Then it’s time to say goodbye to Akan National Park – your next stop is the remote Shiretoko Peninsula, the easternmost tip of mainland Japan, at the very edge of the world.
You’ll arrive at Kitakobushi Shiretoko Hotel & Resort just before 7pm, where you can enjoy a buffet of local produce and relax in a hot spring bath overlooking the Okhotsk Sea. Get some much-needed rest – because in the morning, you’ll be setting out to meet the whales.
Recognised as a UNESCO World Heritage Site, the rich waters around Shiretoko are full of fish – and where there are fish, there are whales. After breakfast at the hotel, you’ll start the day with a cruise around the peninsula, where you’ll get a chance to see playful orca and porpoises up close, and you may even spot huge minke and sperm whales breaching the surface.
Its not just the whales who get to enjoy the sea’s bounty: once you’re back on dry land, you’ll try local sashimi and roasted venison at the Shiretoko Serai, a guesthouse inspired by the rest stops on the old Silk Road.
In the afternoon, you’ll get to explore the peninsula’s Five Lakes region. These small, tranquil lakes were formed thousands of years ago in a volcanic eruption; today, they’re a haven for wildlife, including fluffy red foxes and the magnificent Ezo deer. Then it’s a short drive from there to the magical Oshinkoshin Waterfall, which cascades down the verdant hills and into the Sea of Okhotsk.
After a jam-packed day of sights and wonders, you’ll make a final stop before dinner at Yuhidai Observatory for a contemplative view of the setting sun. Tonight’s restaurant Sandaime Chiba Shoten, where Chef Yutaka Chiba serves his inspired Japanese take on Western cuisine. You’ll then return to your hotel for a touch of R&R, but you may venture out again for an optional night-time animal-watching excursion.
By now you’ll have seen cranes, deer, and whales, but we’ve saved Hokkaido’s most spectacular inhabitants for last: the brown bears, which the Ainu people revere as gods. Every year, once the snows have melted, the bears come out from hibernation to wander over the Shiretoko Peninsula – and because they give birth over the winter, they’re sometimes accompanied by adorable cubs.
The peninsula has over 500 wild bears, so in the summer months the tip of Shiretoko is closed to visitors to give them some space. The best way to safely observe these magnificent creatures is from the sea. After breakfast at the hotel, you’ll take another boat out (depending on guest numbers) to circle the peninsula’s rocky beaches and river mouths, which are the bears’ favourite hunting grounds. You might even spot some cubs playing in the surf!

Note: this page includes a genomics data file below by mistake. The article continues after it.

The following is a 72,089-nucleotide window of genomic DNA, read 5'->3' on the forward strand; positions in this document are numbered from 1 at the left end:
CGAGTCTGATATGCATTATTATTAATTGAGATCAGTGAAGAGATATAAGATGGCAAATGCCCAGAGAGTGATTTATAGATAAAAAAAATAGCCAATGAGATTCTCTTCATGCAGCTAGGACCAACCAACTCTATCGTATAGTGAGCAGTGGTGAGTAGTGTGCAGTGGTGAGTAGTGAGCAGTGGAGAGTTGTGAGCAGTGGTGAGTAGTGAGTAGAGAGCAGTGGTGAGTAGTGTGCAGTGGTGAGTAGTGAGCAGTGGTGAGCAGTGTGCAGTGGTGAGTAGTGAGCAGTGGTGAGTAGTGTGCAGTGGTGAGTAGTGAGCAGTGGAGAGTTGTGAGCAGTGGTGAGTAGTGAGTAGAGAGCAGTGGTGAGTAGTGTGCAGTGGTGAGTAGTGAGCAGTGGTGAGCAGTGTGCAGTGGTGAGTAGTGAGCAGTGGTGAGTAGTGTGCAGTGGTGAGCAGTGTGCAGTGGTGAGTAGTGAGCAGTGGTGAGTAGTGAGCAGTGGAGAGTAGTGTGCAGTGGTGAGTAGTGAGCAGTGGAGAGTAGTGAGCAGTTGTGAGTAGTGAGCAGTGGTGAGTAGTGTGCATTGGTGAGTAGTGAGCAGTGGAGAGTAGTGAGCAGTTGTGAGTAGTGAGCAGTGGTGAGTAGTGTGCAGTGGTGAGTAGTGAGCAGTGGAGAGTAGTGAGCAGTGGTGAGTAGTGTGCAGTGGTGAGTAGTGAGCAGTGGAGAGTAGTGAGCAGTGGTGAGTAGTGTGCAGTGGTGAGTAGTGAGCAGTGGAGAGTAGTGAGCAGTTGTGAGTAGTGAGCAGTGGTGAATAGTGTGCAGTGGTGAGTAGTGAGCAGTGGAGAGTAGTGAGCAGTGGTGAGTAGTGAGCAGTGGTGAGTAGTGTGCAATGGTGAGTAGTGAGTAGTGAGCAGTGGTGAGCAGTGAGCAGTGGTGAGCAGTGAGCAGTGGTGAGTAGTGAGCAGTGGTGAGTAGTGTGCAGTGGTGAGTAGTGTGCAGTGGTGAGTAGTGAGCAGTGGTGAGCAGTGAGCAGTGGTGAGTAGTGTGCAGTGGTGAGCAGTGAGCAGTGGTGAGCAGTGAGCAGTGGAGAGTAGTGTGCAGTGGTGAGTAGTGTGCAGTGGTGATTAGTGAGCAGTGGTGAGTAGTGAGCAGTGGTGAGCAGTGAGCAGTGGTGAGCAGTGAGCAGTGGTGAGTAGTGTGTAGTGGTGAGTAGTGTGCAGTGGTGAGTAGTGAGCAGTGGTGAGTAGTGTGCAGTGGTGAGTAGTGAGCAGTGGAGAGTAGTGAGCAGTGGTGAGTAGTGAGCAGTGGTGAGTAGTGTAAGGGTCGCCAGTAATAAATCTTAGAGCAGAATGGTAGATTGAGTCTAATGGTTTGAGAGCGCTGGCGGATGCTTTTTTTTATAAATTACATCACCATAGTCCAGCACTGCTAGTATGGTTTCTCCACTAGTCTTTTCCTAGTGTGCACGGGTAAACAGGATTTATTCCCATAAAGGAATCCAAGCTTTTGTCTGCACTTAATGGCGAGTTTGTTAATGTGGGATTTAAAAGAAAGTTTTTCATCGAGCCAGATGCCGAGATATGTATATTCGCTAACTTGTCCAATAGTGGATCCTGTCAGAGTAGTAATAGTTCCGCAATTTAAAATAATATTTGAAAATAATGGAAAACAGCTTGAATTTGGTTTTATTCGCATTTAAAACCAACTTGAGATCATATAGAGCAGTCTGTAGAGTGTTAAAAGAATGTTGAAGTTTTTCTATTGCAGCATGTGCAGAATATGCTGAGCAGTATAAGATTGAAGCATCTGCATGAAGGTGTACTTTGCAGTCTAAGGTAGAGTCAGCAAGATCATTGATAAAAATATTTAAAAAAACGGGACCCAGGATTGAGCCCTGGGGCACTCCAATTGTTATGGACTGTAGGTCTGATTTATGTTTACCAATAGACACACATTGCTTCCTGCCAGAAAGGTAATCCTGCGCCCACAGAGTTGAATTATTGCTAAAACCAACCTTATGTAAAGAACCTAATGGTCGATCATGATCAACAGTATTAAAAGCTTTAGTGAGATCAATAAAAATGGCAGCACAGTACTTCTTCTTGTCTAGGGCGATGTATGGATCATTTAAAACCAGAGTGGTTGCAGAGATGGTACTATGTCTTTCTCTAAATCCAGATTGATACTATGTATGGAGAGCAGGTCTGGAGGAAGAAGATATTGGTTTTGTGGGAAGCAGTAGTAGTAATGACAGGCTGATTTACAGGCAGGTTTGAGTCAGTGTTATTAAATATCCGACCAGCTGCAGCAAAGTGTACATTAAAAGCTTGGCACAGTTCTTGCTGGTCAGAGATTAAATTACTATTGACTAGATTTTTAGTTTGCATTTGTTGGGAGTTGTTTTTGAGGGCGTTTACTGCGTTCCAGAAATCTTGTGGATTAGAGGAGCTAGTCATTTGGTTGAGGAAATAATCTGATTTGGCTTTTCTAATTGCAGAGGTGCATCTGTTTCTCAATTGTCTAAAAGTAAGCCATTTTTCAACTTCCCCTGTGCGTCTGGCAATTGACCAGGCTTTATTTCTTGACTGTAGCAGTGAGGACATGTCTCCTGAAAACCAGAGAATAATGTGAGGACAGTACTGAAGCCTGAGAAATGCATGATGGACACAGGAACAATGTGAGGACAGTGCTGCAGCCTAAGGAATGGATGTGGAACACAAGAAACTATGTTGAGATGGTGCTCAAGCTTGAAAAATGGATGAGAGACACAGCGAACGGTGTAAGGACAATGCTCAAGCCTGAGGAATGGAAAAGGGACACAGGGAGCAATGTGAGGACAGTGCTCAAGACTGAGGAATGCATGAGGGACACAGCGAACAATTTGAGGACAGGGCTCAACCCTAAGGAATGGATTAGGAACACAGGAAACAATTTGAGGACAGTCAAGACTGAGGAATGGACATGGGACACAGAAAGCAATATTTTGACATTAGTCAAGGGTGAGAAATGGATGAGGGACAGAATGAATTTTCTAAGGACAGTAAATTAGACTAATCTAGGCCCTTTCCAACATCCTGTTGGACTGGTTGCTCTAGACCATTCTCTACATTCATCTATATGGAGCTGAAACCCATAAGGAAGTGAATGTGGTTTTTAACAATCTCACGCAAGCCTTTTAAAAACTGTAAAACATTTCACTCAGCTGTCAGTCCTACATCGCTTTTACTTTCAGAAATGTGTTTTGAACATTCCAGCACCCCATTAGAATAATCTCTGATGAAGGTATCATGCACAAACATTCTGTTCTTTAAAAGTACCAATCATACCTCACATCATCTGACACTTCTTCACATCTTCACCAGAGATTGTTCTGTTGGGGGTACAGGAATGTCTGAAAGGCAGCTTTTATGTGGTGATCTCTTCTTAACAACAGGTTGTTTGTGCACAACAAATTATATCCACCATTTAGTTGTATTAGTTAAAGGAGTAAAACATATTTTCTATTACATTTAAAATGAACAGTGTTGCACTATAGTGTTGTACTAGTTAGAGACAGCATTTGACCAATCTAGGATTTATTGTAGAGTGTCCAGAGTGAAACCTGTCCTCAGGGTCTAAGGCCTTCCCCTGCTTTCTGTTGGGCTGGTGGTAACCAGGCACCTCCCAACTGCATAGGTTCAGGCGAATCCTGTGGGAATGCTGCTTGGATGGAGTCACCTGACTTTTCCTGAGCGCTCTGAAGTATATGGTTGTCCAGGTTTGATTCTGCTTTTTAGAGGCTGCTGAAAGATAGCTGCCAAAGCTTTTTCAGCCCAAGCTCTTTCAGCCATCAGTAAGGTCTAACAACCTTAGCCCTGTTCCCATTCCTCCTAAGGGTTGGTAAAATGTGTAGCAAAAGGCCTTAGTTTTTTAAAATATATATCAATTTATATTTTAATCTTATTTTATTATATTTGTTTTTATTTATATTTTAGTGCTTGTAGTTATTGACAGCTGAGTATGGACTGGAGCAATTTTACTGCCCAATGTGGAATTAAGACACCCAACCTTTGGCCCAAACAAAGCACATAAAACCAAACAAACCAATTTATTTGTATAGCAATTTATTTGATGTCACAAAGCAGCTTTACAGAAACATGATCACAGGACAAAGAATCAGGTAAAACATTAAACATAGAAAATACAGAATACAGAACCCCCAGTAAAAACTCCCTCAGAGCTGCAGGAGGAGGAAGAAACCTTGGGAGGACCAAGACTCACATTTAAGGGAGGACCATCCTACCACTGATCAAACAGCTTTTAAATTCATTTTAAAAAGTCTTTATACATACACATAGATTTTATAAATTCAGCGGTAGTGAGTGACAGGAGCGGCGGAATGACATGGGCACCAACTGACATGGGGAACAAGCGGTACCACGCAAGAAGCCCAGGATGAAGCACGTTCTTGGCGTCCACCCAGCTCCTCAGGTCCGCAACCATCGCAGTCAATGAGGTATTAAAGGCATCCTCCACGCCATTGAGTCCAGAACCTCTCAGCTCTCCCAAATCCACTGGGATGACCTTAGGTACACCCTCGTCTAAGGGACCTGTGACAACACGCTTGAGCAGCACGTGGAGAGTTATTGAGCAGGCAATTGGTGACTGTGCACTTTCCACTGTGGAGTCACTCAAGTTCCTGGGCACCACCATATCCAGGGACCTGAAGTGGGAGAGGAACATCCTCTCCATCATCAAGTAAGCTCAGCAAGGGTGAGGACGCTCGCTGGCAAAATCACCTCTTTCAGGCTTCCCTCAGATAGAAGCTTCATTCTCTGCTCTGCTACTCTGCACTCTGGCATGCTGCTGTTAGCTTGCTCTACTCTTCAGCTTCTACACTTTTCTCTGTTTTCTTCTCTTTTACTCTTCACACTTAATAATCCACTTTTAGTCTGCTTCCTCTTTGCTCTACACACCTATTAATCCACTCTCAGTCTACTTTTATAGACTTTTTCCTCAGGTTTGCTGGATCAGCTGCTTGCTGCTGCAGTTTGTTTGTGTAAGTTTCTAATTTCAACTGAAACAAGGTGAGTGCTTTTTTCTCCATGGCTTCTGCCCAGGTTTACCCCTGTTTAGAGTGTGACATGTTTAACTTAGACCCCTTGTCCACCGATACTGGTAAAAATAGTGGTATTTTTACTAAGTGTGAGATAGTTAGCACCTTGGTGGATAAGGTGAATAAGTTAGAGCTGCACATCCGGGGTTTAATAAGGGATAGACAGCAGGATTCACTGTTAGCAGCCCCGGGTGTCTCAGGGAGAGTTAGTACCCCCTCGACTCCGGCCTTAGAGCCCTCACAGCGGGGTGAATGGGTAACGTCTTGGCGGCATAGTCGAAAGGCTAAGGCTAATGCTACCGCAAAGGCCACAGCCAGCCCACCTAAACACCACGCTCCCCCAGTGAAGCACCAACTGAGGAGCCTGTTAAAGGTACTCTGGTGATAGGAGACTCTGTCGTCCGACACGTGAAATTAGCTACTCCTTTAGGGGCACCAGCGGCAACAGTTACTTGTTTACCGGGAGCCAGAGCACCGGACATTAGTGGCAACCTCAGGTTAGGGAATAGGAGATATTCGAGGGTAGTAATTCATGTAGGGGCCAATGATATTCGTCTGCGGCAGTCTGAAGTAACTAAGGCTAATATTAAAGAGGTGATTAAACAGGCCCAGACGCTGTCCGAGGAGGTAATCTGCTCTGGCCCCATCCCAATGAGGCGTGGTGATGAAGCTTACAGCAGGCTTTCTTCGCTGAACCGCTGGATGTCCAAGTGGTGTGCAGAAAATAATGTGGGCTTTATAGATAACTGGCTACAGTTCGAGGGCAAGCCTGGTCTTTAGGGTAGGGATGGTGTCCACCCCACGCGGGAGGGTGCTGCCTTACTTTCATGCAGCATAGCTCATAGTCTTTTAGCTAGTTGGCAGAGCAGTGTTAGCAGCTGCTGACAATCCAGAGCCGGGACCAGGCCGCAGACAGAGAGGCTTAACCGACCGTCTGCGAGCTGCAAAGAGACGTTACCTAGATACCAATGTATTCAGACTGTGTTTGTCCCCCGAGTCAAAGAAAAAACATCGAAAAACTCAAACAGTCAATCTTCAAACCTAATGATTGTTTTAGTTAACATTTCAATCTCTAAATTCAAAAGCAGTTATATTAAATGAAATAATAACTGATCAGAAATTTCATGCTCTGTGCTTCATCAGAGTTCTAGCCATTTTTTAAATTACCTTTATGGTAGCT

Once your bear-spotting cruise has returned to dock, it’s time for your last meal in Hokkaido. Restaurant Shiretoko Satomi is famous for its home-style seafood bowls, so dig in!
After lunch, it’s off to the airport to say goodbye to your guide and catch your flight to Kyoto. This is the end of your time in Hokkaido – but there’s plenty of Japan still to see!
You’ll arrive at Itami Airport in central Japan that evening, and will be driven into the heart of Kyoto. Once you’re checked in at the three-star Hotel new Hankyu Kyoto (or another of similar quality), you’re free to explore the city’s streets and try out the local cuisine. The friendly hotel staff will be able to recommend some local spots, but we suggest checking out a local noodle bar – they say the soft Kyoto water makes for soba noodles you won’t find anywhere else.
Your new English-speaking guide will meet you at the hotel after breakfast, and your first day in the heart of historic Japan starts with a voyage into the valley of the Hozu River. You’ll travel to Kameoka by train, where you’ll take to the waters on a boat. The cheerful boatmen still guide these sturdy craft with bamboo poles, and the journey back down to Kyoto is a vision of the Japanese landscape straight out of a painting – from the Sakura cherry blossoms of spring to the deep orange leaves of autumn.
You’ll disembark at Arashiyama, a district right on the western edge of Kyoto that’s known for its sprawling temple complexes. After a meal of shabu-shabu hotpot, you’ll get a chance to visit the ancient Tenryu-ji Temple, one of the most important centres of Zen Buddhism. This holy site is famed for its tranquil gardens, which have been cleverly laid out to incorporate the surrounding landscape into their harmonious design.